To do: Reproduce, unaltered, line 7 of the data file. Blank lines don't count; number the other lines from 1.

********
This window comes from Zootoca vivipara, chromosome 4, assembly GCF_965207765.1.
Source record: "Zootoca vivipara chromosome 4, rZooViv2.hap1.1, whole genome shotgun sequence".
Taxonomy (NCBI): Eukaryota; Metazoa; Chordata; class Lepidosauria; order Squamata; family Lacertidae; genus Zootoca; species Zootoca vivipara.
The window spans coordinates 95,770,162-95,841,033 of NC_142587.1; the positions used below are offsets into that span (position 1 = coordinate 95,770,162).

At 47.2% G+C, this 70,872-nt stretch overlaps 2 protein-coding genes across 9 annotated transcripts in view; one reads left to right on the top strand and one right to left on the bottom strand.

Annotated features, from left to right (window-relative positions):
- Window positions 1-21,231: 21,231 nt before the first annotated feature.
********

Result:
- Window positions 1-21,231: 21,231 nt before the first annotated feature.